Like technology in general, social media has both an upside and a downside. And when it comes to the social media effects on teens, those pros and cons are particularly significant.
On the plus side, platforms like TikTok, Twitter, Instagram, and Snapchat can be lifesavers for teens who feel isolated or marginalized, particularly LGBTQ teens. In addition, social media helped teens feel more connected and not as lonely during the pandemic.
But the impact of social media on youth can also be significantly detrimental to mental health. In particular, social media and teen depression are closely linked. Furthermore, overuse of the apps exposes teens to cyberbullying, body image issues, and tech addiction, and results in less time spent doing healthy, real-world activities. And while the majority of parents believe they know what their child is posting on social media, according to a Pew Research poll, a survey of teens found that 70 percent of them are hiding their online behavior from their parents.
The Effect of Social Media on Teenagers During the Pandemic
Are teens and social media a good mix, or does social media use lower teen well-being? This has become one of the more controversial questions regarding social media’s effects on teens, with studies showing varied results, including recent research on the use of social media during the pandemic.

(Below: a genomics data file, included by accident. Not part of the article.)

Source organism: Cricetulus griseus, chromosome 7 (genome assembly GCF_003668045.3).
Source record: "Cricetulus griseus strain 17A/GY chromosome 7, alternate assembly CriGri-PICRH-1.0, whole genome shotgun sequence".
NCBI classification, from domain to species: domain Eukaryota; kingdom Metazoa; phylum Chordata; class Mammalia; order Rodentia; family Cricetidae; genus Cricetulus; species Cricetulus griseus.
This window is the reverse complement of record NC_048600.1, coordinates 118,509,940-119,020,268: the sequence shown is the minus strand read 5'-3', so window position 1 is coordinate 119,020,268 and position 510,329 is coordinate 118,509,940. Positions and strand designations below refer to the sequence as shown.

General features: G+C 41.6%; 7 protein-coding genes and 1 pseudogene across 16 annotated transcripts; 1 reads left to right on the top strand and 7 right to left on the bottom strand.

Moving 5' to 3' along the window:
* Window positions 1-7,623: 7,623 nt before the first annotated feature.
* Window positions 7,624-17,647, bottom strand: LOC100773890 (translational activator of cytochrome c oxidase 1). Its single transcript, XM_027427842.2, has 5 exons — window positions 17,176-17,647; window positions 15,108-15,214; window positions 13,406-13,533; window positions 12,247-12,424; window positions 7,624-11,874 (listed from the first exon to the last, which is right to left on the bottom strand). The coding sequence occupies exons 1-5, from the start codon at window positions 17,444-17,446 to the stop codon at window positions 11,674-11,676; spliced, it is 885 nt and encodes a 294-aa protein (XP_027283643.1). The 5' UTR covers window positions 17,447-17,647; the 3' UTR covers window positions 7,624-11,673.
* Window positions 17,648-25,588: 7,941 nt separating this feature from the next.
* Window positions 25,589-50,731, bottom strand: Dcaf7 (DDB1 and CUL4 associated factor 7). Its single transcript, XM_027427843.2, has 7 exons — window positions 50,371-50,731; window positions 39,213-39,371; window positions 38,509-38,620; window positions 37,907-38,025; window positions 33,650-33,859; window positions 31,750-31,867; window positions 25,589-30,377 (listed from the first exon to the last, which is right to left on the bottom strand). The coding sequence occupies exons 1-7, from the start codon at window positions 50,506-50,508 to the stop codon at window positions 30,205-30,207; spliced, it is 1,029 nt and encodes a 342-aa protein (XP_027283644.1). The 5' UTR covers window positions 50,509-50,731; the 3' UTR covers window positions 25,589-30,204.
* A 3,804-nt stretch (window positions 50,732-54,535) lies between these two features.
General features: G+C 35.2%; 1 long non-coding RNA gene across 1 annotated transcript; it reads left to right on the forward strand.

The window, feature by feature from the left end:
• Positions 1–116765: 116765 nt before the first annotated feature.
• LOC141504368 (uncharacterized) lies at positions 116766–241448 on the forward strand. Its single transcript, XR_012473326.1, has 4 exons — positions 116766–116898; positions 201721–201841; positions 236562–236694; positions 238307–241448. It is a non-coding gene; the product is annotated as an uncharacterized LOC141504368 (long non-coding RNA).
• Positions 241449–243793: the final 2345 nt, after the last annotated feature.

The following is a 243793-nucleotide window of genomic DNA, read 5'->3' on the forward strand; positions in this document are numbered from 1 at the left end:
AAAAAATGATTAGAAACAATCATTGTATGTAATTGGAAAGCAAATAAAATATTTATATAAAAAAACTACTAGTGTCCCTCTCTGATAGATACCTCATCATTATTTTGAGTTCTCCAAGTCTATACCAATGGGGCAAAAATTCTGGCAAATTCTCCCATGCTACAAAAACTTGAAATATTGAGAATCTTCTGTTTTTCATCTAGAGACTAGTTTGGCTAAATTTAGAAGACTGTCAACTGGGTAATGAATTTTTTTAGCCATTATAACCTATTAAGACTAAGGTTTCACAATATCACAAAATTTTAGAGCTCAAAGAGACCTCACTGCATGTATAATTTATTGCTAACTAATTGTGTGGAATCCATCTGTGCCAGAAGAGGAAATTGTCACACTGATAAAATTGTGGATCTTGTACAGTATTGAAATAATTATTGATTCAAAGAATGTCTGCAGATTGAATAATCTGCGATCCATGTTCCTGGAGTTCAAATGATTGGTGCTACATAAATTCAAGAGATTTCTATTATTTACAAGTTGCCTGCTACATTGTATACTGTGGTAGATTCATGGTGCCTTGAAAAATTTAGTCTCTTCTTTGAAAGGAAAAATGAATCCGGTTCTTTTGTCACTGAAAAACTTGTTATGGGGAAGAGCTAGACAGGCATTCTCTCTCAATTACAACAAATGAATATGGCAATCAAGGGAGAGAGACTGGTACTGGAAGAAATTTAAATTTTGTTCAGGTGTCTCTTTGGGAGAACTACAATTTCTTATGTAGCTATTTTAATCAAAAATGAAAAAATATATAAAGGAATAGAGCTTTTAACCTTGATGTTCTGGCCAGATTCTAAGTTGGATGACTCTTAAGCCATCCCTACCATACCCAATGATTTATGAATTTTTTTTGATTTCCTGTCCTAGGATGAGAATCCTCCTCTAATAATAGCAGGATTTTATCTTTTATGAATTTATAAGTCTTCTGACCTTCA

According to a report released in 2021 by Common Sense Media on social media’s effects on teens, about half of the 1,500 young people surveyed said social media is very important for them in order to get support and advice, feel less alone, and express themselves creatively, as well as for staying in touch friends and family while social distancing. And 43 percent said that using social media makes them feel better when they are depressed, stressed, or anxious. Among LGBTQ youth, 52 percent said social media helps them feel better when they are experiencing these difficult emotions.
On the other hand, the report, titled “Coping with COVID-19: How Young People Used Digital Media to Manage Their Mental Health,” also showed a strong association between social media and teen depression. Youth with moderate to severe depressive symptoms were nearly twice as likely to say they used social media almost constantly: One-third of teens with depression reported constant social media use, as compared to 18 percent of teens who did not have depressive symptoms. Furthermore, the more severe their symptoms were, the more anxious, lonely and depressed they felt after using social media. Clearly, social media does not help teens who are already feeling depressed, and seems to contribute to their negative outlook.
Research on Social Media and Teen Depression